Rent Credit & tenants wanting to put money down on a home

We are working through the process of starting up a rent credit program.  I’ve had a few people ask if they can still put money down on the home and just have it added to their “rent credit bucket” so that they are that much closer to being able to buy the home. With many of the tenants, money management isn’t one of their assets so if they keep the money, they will just blow it on something else but I don’t think I can take their money and act as a savings account.  Thoughts?

I would allow them to prepay their rent. I have people prepay rent all the time. I don’t see how that would be illegal. You could point out that they will get the rent credit on it.

I would definitely ask a lawyer or, at a minimum, your state MHA. My personal opinion is that having them prepay the rent, as stated above, is the correct path.

mobilehomepark,Do you run into problems with anyone that prepays their rent?  If needed, are you still able to evict or non-renew them if they’ve prepaid?

Yes, it makes non-renewal much more difficult. You can return the rent, but it is still not what a judge likes to see.

I think that misses the point. They may want to put the money down because they know if they don’t they will just spend it and it will be gone; I’ve had tenants tell me that in the past. If they prepay the rent with it, it is the same thing as just spending it. There may be a limit on how much you can take as a deposit, but if there is not, off them to put it down as a security deposit that they can put towards the purchase of the home when rent credits are enough to make up the difference.

On most of my homes, the amount that they would prepay on home+lot rent would most likely be 2-12 months. >$6,000 …Much more than that and I would be talking to them about a cash deal. SCREEN SCREEN SCREEN! I don’t remember the last time I had to kick someone out after a only a few months. I guess 12 years of experience has something to do with that. …If your worried at all about needing to kick someone out soon after you rent to them, don’t give them the keys in the first place.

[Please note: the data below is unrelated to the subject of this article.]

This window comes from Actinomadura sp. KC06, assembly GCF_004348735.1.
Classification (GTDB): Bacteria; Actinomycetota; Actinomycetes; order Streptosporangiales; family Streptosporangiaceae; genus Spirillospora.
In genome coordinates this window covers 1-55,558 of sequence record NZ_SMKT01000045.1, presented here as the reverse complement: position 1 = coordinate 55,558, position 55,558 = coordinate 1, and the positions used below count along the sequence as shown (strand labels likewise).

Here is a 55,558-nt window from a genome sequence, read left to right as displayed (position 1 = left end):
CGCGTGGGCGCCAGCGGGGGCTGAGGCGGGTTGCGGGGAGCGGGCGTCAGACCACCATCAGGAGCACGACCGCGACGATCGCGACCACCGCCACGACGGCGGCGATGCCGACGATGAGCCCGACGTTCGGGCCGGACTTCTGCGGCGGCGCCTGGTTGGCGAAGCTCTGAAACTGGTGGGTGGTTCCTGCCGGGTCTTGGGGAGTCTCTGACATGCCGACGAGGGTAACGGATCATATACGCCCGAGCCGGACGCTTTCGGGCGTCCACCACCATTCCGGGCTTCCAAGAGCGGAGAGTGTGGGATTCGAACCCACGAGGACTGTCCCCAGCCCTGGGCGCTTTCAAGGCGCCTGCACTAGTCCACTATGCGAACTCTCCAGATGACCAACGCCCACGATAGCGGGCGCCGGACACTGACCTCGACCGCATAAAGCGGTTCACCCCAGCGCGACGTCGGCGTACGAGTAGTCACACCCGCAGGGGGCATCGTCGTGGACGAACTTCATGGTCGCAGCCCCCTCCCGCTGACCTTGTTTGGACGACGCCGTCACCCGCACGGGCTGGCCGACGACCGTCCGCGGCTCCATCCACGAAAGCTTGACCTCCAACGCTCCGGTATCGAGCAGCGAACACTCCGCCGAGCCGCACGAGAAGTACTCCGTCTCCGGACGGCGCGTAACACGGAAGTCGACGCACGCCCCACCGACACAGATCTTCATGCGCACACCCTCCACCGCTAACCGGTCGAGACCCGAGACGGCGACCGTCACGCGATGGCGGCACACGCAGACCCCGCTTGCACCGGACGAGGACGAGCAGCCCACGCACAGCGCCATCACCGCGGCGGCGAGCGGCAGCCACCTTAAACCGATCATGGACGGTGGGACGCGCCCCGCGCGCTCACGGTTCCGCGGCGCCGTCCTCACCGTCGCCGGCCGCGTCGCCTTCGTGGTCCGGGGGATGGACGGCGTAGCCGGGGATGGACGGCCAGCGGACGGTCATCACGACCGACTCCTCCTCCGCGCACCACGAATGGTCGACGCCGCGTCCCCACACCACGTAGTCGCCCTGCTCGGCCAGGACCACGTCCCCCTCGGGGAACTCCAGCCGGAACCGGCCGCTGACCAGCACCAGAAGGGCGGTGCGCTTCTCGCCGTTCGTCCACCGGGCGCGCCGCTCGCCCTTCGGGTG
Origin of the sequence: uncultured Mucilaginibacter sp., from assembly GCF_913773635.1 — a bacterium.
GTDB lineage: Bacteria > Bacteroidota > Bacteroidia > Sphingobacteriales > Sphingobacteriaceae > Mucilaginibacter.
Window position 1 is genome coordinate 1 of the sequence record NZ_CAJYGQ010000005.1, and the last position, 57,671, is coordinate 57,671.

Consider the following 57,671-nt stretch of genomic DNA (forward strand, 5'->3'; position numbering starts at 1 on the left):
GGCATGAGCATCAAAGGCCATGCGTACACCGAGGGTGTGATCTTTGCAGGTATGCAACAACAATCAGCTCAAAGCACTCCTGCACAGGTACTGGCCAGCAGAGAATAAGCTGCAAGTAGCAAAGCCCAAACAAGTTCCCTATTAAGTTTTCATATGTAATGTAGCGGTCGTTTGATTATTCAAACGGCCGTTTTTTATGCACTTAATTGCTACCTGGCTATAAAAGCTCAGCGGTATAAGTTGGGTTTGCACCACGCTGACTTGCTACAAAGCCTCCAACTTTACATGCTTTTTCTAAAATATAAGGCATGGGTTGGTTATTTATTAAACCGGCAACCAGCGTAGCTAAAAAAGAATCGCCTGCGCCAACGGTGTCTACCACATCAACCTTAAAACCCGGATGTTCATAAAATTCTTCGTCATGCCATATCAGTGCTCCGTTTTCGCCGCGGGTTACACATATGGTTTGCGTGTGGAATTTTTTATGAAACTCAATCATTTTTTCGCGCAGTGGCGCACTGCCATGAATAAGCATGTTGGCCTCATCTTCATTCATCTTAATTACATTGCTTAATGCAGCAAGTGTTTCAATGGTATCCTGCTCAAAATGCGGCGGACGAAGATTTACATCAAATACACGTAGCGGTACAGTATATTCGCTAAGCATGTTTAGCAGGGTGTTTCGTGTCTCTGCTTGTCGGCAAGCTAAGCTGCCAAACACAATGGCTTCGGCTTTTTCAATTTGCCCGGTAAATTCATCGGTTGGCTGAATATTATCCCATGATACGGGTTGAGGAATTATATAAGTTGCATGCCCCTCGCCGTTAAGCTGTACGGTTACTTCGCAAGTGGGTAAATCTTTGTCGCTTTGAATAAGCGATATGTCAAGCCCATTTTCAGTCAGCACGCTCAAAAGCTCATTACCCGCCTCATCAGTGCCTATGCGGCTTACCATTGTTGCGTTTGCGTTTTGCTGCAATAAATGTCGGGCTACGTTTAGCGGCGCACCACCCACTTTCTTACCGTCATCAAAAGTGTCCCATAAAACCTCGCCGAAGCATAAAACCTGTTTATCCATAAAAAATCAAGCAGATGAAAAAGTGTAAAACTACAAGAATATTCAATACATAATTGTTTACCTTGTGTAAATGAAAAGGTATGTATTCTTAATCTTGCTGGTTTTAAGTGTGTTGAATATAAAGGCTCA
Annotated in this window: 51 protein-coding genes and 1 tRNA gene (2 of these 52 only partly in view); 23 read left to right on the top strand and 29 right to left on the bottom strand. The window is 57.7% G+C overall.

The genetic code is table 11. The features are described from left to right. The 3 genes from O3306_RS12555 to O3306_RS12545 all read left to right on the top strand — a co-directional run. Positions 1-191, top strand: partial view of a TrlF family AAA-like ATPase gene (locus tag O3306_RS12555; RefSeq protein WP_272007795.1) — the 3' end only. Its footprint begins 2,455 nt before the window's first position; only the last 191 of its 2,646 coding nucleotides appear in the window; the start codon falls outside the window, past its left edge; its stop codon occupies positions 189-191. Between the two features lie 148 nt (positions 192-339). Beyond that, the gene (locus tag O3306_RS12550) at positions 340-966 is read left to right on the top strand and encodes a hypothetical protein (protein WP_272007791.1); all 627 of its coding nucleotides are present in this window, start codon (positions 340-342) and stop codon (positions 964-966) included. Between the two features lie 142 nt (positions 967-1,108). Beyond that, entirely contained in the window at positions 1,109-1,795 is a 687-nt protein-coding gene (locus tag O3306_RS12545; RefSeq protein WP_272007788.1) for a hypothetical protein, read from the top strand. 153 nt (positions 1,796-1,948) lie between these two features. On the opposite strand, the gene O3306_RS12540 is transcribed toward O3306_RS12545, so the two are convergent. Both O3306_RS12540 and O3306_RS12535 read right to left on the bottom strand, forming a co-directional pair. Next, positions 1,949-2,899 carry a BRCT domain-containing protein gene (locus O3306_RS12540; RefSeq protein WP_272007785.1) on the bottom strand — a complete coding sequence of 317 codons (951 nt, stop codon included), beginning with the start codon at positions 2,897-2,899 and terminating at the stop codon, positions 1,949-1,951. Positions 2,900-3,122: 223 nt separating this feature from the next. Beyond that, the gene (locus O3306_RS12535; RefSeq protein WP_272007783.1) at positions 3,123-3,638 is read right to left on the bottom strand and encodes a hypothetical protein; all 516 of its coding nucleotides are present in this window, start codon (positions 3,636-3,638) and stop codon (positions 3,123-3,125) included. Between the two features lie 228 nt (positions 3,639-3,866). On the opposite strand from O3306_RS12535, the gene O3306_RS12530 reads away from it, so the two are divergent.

Just a quick point – check your loan documents.  Ours (which I believe are typical) say we cannot accept more than 1 month of rent paid in advance.This is probably because if you default on your loan, the bank will swoop in and claim the park.  They do not want to have you give the keys back only to discover the next day that all of the tenants are prepaid for several months (or years) in advance and do not legally owe the landlord any rent for a long, long time.Therefore, this rent-savings account could definitely trigger a default on your mortgage if the bank knows about it (& cares).  I don’t know if they would find out or care if they did, but keep it in mind – you have some risk there.Brandon@Sandell

Thanks, Everyone!  I will check my loan docs, Brandon.